September 21, 2021

The ACLU of Massachusetts and Bridgewater State University today announced the release of a model policy designed to reduce instances of bias in policing, including racial profiling, on college and university campuses. Developed over two years in close collaboration with students, police, and other higher education stakeholders, the Racially Just Policing Model Policy builds on recent statewide police reform to ensure campuses are safe learning, working, and living environments for all.


“We’re proud to partner with Bridgewater State University on this important initiative,” said Carol Rose, executive director of the ACLU of Massachusetts. “Every year, Black and brown students, faculty, and staff are singled out on college campuses as suspicious while going about their lives. Seeking justice after the fact is not enough; with the release of this model policy, we hope to prevent such incidents from happening in the first place.”

The model policy contains recommendations and best practices that are designed to help colleges and universities develop community-driven policing practices, build trust and transparency, and reckon with law enforcement’s history of racial injustice. From creating alternative emergency response options for mental or behavioral health issues on campus to establishing regular assessment of encounter and arrest data, the model policy aims to help institutions achieve more welcoming and supporting campus communities.

“I’m proud of the efforts of the Bridgewater State University Police Department and of Chief David Tillinghast, who has been working on the Racially Just Policing Model Policy in collaboration with the ACLU of Massachusetts since fall 2019,” said Bridgewater State University President Frederick W. Clark Jr. “BSU is the first university in the state to develop and begin implementing such a model policy as part of our commitment to identifying and addressing elements of policy, practice, and culture that may serve to impede our efforts at fully realizing racial justice and equity.”

The model policy was informed by survey responses from presidents, police chiefs, and diversity administrators at 18 public colleges and universities in Massachusetts, as well as input from the State University Council of Presidents and the Massachusetts Association of Community Colleges.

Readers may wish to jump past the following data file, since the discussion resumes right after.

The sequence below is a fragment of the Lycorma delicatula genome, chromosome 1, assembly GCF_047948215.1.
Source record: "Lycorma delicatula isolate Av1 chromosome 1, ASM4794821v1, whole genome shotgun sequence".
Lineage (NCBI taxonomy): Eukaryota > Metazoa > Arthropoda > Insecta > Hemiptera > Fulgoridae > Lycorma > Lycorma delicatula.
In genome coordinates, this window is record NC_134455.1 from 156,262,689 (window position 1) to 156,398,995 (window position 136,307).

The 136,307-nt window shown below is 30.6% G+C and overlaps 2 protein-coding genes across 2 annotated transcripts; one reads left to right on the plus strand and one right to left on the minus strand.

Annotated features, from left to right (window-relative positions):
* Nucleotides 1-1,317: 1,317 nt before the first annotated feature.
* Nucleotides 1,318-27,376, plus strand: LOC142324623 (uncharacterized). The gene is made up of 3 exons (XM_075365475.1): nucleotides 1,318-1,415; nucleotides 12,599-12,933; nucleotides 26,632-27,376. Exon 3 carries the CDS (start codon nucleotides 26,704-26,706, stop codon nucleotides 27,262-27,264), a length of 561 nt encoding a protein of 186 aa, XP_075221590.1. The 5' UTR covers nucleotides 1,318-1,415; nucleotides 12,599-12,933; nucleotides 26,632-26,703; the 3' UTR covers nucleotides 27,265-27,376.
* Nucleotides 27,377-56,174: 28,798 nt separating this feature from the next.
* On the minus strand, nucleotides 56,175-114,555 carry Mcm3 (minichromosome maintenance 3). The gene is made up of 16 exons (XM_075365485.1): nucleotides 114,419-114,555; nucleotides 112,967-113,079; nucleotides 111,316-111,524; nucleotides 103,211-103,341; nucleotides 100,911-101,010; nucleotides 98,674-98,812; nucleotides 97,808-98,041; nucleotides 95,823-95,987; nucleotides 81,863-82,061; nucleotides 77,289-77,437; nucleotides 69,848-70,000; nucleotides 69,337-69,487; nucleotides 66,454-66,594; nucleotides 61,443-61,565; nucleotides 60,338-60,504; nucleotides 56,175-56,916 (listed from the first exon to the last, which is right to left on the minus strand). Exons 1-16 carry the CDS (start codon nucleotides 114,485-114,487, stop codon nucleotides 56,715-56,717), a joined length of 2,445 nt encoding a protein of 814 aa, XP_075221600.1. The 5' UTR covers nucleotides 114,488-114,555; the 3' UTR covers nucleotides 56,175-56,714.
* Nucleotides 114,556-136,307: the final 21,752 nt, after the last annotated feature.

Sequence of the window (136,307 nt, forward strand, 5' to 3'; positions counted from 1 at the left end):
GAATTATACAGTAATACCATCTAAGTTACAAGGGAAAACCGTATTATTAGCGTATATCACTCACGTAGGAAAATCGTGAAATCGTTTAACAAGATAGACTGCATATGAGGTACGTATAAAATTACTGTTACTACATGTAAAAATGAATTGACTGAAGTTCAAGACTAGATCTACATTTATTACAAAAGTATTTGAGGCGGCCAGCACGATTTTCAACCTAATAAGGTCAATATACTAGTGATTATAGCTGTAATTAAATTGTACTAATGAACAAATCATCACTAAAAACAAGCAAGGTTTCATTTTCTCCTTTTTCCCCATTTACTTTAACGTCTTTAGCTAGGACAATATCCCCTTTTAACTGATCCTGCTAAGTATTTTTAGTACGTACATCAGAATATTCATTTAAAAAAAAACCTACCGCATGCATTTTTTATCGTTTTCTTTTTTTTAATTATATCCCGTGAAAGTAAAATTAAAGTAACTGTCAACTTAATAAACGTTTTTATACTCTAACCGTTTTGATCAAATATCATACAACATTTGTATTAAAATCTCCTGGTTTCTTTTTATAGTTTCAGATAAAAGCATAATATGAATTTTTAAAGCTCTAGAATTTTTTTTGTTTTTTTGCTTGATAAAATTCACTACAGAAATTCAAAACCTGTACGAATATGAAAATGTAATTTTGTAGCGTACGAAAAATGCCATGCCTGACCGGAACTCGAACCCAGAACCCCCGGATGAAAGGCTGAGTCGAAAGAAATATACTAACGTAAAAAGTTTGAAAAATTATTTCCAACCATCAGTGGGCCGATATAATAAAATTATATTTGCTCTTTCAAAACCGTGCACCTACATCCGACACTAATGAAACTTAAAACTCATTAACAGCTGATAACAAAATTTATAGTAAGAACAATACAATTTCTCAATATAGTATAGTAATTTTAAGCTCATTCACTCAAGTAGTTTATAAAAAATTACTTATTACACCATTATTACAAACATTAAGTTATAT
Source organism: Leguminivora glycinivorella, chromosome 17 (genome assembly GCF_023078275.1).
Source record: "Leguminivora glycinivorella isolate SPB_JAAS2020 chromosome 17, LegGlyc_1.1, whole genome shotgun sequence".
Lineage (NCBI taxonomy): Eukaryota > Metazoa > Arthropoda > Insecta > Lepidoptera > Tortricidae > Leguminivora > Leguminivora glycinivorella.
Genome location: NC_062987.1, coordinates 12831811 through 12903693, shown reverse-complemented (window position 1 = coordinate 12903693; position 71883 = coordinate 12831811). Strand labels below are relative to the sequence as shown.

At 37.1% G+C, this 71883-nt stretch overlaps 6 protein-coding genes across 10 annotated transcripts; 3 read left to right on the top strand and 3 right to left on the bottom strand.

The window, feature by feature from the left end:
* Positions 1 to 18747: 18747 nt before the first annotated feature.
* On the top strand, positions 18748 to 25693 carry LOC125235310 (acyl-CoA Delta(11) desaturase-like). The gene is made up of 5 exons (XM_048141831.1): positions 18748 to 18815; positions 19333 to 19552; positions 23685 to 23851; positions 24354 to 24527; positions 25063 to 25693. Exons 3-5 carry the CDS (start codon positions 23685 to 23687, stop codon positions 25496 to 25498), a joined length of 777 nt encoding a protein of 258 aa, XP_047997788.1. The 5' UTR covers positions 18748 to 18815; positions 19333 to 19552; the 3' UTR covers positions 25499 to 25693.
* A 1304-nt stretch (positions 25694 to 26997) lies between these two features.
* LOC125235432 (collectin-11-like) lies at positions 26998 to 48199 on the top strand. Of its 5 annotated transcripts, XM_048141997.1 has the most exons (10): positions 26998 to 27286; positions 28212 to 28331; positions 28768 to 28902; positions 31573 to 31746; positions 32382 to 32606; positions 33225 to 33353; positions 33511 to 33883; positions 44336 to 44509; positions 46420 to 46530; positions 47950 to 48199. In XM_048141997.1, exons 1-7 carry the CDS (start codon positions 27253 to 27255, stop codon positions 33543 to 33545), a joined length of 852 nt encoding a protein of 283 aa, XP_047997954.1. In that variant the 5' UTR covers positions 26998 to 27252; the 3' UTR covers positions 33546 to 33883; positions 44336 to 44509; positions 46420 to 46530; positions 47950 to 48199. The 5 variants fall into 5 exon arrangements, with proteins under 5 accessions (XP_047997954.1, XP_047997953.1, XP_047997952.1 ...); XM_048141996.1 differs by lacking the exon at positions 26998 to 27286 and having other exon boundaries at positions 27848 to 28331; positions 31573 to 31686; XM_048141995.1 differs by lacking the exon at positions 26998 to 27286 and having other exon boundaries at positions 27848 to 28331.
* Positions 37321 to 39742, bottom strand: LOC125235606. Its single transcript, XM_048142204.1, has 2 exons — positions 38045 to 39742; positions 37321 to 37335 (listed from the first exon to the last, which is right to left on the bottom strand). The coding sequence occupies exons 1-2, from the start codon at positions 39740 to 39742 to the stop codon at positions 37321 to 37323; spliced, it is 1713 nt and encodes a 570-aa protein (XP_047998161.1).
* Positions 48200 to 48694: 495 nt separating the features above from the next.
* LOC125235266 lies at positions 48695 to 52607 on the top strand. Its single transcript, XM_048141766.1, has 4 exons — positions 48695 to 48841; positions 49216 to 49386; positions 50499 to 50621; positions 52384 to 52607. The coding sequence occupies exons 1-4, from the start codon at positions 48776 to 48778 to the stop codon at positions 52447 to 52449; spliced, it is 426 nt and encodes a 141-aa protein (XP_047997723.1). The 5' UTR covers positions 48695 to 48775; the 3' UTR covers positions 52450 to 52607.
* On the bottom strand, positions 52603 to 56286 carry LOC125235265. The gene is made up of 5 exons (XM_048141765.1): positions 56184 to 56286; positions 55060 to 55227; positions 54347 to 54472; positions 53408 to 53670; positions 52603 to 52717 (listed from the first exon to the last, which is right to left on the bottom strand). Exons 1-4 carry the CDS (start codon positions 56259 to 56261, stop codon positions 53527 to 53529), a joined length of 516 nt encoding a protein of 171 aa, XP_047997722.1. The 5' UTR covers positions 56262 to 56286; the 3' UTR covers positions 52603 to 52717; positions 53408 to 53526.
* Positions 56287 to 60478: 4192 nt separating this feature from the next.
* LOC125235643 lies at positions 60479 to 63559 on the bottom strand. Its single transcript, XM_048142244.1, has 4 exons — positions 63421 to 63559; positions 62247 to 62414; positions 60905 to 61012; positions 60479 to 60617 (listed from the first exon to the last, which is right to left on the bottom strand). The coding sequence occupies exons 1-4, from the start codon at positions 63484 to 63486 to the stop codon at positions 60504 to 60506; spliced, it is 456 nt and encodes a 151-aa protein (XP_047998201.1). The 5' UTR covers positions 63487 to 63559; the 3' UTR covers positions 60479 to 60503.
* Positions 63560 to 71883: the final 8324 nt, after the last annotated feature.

“The nine tenets of the model—among them, establishing a community mental health and support services team, limiting undue police encounters and police escalation, and introducing and improving police training and education—are bedrock components of racially just policing,” said David Tillinghast, Chief of Police at Bridgewater State University. “BSU embraces measures to increase police transparency and oversight.”

The authors met with students from several institutions, including Harvard University, Greenfield Community College, and Bunker Hill Community College. In addition, the report was bolstered by guidance from police reform experts and independent research.

"Too often, people of color on college campuses must deal—not only with the stress of work and study—but with the racist suspicion that they are ‘out of place’ in their own communities,” said Rahsaan Hall, director of the Racial Justice Program at the ACLU of Massachusetts. “We hope this model policy will empower students to demand change and encourage administrators to do the work of building healthier environments and more equitable public safety policies at their institutions.”

The model policy offers a framework for institutions to consider, acknowledging the unique nature, structure, and needs of each campus environment. Bridgewater State University has already begun to implement this policy, and the authors recently encouraged other institutions to sign a pledge signaling their commitment to review the model and consider implementing it themselves.